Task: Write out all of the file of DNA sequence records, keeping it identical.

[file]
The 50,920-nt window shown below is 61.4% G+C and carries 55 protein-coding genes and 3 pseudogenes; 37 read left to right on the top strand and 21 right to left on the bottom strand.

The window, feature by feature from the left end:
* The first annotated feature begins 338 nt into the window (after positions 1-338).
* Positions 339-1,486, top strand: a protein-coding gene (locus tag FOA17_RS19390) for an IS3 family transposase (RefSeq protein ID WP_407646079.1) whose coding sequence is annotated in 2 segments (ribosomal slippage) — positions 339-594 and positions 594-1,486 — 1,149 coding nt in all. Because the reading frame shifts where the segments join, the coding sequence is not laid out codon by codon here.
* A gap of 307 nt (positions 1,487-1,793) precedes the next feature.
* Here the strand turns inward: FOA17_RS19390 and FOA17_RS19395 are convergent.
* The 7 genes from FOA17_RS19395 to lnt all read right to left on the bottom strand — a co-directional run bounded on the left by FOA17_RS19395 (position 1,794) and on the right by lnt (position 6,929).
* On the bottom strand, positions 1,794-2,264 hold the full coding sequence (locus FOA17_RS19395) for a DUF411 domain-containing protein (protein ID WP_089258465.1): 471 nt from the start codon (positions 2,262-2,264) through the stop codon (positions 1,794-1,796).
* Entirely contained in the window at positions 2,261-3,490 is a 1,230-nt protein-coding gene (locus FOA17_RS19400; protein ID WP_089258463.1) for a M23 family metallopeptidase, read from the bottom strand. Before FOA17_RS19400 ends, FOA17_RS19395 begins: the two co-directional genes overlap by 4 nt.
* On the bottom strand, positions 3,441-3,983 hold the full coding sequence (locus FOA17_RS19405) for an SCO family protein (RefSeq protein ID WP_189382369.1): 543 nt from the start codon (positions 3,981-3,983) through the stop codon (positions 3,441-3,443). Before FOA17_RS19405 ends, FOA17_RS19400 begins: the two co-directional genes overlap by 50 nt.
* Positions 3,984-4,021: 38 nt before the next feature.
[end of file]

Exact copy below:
The 50,920-nt window shown below is 61.4% G+C and carries 55 protein-coding genes and 3 pseudogenes; 37 read left to right on the top strand and 21 right to left on the bottom strand.

The window, feature by feature from the left end:
* The first annotated feature begins 338 nt into the window (after positions 1-338).
* Positions 339-1,486, top strand: a protein-coding gene (locus tag FOA17_RS19390) for an IS3 family transposase (RefSeq protein ID WP_407646079.1) whose coding sequence is annotated in 2 segments (ribosomal slippage) — positions 339-594 and positions 594-1,486 — 1,149 coding nt in all. Because the reading frame shifts where the segments join, the coding sequence is not laid out codon by codon here.
* A gap of 307 nt (positions 1,487-1,793) precedes the next feature.
* Here the strand turns inward: FOA17_RS19390 and FOA17_RS19395 are convergent.
* The 7 genes from FOA17_RS19395 to lnt all read right to left on the bottom strand — a co-directional run bounded on the left by FOA17_RS19395 (position 1,794) and on the right by lnt (position 6,929).
* On the bottom strand, positions 1,794-2,264 hold the full coding sequence (locus FOA17_RS19395) for a DUF411 domain-containing protein (protein ID WP_089258465.1): 471 nt from the start codon (positions 2,262-2,264) through the stop codon (positions 1,794-1,796).
* Entirely contained in the window at positions 2,261-3,490 is a 1,230-nt protein-coding gene (locus FOA17_RS19400; protein ID WP_089258463.1) for a M23 family metallopeptidase, read from the bottom strand. Before FOA17_RS19400 ends, FOA17_RS19395 begins: the two co-directional genes overlap by 4 nt.
* On the bottom strand, positions 3,441-3,983 hold the full coding sequence (locus FOA17_RS19405) for an SCO family protein (RefSeq protein ID WP_189382369.1): 543 nt from the start codon (positions 3,981-3,983) through the stop codon (positions 3,441-3,443). Before FOA17_RS19405 ends, FOA17_RS19400 begins: the two co-directional genes overlap by 50 nt.
* Positions 3,984-4,021: 38 nt before the next feature.